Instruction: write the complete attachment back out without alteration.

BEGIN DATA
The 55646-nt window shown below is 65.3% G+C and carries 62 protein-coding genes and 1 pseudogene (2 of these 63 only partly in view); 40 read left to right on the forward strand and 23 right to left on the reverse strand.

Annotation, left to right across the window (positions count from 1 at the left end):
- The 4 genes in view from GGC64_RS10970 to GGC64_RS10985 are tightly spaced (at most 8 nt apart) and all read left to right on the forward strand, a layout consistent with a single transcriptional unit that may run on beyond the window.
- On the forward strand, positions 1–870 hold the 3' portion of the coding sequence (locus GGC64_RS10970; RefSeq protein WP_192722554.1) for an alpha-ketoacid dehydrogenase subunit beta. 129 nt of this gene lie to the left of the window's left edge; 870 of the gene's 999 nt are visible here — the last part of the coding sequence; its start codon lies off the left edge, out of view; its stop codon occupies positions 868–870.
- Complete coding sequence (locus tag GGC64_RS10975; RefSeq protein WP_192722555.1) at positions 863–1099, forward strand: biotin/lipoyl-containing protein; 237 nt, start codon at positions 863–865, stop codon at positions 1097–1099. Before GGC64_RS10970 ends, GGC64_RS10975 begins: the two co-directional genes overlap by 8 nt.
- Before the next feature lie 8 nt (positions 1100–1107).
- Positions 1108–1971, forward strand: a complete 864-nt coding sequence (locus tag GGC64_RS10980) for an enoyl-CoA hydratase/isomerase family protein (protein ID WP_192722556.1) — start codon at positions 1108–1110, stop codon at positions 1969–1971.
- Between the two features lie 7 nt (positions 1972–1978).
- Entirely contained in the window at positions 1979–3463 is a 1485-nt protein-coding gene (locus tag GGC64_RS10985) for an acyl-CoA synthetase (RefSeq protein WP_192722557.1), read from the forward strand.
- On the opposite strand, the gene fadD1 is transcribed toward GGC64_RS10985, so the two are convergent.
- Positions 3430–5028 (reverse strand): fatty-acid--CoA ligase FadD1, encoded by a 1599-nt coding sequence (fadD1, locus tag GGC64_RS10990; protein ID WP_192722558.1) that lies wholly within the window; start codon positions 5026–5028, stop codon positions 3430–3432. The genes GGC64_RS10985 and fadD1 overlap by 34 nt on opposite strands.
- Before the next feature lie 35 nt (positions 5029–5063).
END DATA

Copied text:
The 55646-nt window shown below is 65.3% G+C and carries 62 protein-coding genes and 1 pseudogene (2 of these 63 only partly in view); 40 read left to right on the forward strand and 23 right to left on the reverse strand.

Annotation, left to right across the window (positions count from 1 at the left end):
- The 4 genes in view from GGC64_RS10970 to GGC64_RS10985 are tightly spaced (at most 8 nt apart) and all read left to right on the forward strand, a layout consistent with a single transcriptional unit that may run on beyond the window.
- On the forward strand, positions 1–870 hold the 3' portion of the coding sequence (locus GGC64_RS10970; RefSeq protein WP_192722554.1) for an alpha-ketoacid dehydrogenase subunit beta. 129 nt of this gene lie to the left of the window's left edge; 870 of the gene's 999 nt are visible here — the last part of the coding sequence; its start codon lies off the left edge, out of view; its stop codon occupies positions 868–870.
- Complete coding sequence (locus tag GGC64_RS10975; RefSeq protein WP_192722555.1) at positions 863–1099, forward strand: biotin/lipoyl-containing protein; 237 nt, start codon at positions 863–865, stop codon at positions 1097–1099. Before GGC64_RS10970 ends, GGC64_RS10975 begins: the two co-directional genes overlap by 8 nt.
- Before the next feature lie 8 nt (positions 1100–1107).
- Positions 1108–1971, forward strand: a complete 864-nt coding sequence (locus tag GGC64_RS10980) for an enoyl-CoA hydratase/isomerase family protein (protein ID WP_192722556.1) — start codon at positions 1108–1110, stop codon at positions 1969–1971.
- Between the two features lie 7 nt (positions 1972–1978).
- Entirely contained in the window at positions 1979–3463 is a 1485-nt protein-coding gene (locus tag GGC64_RS10985) for an acyl-CoA synthetase (RefSeq protein WP_192722557.1), read from the forward strand.
- On the opposite strand, the gene fadD1 is transcribed toward GGC64_RS10985, so the two are convergent.
- Positions 3430–5028 (reverse strand): fatty-acid--CoA ligase FadD1, encoded by a 1599-nt coding sequence (fadD1, locus tag GGC64_RS10990; protein ID WP_192722558.1) that lies wholly within the window; start codon positions 5026–5028, stop codon positions 3430–3432. The genes GGC64_RS10985 and fadD1 overlap by 34 nt on opposite strands.
- Before the next feature lie 35 nt (positions 5029–5063).